November 21, 2019
There is a back story to the attempts to provide entrepreneurs a pool of common resources for startups.
“WeWork said on Thursday it is laying off around 2,400 employees globally, as the office-sharing company seeks to drastically cut costs and stabilize its business after it transformed from a Wall Street darling into a pariah in a matter of weeks.”
That back story is the huge hurdle startups face to make their business profitable as it grows. The hook to attract startups is the opportunity to meet and pursue funding they need. But often the initial funding requested can be as little as $1,000 to $1,500.
However, funders want to invest $25,000 or more. That creates a huge challenge for the startups to consider should they accelerate their startup plans beyond the need for a far smaller initial request.
Many startups concede to the larger funding threshold at that point.
I believe lower initial funding amounts should be granted if the startup’s business plan substantiates that request. In my experience as a partner in two startups, only large amounts were offered. My startups rejected those attempts.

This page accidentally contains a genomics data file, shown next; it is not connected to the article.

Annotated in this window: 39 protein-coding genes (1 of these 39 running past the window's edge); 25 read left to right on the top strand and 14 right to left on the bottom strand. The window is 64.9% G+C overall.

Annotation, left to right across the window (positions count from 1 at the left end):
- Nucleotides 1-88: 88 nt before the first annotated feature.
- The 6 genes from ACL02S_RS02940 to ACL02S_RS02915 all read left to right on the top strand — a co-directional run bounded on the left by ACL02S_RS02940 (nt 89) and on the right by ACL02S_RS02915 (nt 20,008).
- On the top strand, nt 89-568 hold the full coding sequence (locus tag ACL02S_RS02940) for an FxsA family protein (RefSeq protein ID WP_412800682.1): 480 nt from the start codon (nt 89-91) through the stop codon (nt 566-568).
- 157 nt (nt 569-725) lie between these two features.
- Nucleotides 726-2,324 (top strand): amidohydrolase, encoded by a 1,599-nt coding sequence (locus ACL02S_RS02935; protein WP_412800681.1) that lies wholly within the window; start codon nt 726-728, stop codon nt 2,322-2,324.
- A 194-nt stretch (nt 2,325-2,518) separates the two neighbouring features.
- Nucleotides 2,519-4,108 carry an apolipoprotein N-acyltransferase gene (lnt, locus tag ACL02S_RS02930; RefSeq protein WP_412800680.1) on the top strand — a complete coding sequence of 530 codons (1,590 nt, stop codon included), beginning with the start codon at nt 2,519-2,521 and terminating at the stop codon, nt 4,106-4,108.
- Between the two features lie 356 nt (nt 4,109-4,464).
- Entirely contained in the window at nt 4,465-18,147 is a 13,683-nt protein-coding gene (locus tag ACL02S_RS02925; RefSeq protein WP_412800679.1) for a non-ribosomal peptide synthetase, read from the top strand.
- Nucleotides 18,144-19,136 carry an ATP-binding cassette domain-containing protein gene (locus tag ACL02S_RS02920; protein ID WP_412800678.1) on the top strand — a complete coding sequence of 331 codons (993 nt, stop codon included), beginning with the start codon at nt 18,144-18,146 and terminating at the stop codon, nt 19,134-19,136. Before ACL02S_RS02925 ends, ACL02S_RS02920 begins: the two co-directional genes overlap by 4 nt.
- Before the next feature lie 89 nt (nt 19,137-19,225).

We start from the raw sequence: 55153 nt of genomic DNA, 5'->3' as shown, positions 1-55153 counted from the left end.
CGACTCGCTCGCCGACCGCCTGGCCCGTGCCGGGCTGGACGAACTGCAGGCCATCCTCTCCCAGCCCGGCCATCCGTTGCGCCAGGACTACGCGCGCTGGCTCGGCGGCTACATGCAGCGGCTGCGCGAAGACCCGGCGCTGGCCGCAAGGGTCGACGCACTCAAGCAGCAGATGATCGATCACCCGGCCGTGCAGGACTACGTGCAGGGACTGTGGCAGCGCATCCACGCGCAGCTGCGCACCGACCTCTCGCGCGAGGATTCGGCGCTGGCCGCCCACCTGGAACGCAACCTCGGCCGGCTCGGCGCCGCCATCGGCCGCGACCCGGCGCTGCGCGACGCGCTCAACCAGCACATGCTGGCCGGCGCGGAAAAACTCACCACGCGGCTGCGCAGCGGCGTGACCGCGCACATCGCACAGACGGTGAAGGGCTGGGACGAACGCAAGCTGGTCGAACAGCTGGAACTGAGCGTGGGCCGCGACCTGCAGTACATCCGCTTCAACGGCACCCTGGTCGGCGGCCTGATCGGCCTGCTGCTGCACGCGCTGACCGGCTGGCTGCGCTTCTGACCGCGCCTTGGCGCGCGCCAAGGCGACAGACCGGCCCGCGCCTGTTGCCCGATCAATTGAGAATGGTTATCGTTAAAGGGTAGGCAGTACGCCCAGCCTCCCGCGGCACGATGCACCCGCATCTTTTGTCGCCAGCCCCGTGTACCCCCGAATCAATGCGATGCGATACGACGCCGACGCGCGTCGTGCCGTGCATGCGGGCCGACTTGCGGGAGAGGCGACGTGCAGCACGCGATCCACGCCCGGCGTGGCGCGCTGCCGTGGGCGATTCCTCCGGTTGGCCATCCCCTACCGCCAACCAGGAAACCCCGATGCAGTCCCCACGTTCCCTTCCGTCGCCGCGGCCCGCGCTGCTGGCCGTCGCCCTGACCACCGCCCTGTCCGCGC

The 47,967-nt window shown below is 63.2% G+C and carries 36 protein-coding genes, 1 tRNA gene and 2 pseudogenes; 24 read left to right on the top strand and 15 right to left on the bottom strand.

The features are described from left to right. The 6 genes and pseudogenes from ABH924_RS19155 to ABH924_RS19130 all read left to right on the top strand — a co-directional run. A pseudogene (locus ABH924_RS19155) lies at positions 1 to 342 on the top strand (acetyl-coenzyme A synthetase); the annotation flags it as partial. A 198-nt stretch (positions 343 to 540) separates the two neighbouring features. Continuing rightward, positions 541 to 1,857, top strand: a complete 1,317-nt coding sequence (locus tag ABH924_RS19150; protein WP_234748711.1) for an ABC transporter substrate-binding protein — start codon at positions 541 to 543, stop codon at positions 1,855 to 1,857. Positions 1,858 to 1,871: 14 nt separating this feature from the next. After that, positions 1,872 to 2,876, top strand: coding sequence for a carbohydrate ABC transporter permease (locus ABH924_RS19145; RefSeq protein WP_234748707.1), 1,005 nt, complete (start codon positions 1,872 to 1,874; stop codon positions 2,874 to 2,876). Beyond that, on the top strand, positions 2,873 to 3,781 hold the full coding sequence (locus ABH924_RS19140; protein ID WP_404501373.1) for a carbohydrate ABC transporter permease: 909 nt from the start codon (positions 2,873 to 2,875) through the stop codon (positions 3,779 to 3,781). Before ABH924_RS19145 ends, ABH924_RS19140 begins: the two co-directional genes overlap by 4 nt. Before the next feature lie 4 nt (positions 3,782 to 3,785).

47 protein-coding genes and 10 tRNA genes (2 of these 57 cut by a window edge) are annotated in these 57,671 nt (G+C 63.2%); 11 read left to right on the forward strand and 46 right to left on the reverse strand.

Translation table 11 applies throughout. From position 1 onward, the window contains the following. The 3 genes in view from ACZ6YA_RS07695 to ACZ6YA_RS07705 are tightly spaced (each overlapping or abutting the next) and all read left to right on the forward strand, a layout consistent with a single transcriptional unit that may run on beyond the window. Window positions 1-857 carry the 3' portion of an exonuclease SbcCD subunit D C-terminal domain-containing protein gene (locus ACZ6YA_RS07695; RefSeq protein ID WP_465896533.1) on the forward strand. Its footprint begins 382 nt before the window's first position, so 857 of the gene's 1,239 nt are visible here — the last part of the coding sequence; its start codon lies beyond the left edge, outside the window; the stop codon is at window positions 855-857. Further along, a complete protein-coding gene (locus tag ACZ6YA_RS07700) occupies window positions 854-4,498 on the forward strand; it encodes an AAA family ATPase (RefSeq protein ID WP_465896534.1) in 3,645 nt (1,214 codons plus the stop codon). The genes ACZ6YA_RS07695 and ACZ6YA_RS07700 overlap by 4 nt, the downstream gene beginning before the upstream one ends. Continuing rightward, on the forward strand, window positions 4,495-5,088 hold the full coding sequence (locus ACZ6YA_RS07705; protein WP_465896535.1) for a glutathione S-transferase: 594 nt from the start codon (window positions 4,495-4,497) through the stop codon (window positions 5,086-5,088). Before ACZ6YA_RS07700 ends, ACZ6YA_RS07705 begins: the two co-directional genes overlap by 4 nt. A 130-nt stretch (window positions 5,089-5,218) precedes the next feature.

Further, after my participation in my startups ended in 2015, I retired.
In the Fall of 2016, I voluntarily served as Chair of the Program in the “San Diego CyberTECH Entrepreneur In Residence Program”. I served as a volunteer in that position at the pleasure of Darin Andersen, CEO of CyberTECH until April 1, 2017.
During that time, I and several other Advisors worked with approximately 60 startup companies that entered into that CyberTECH Program.
My descriptions in this post are my opinions concerning Startups and some of their efforts to succeed.
No business is guaranteed success. It is a hard lesson to learn. It shouldn’t be made harder than necessary.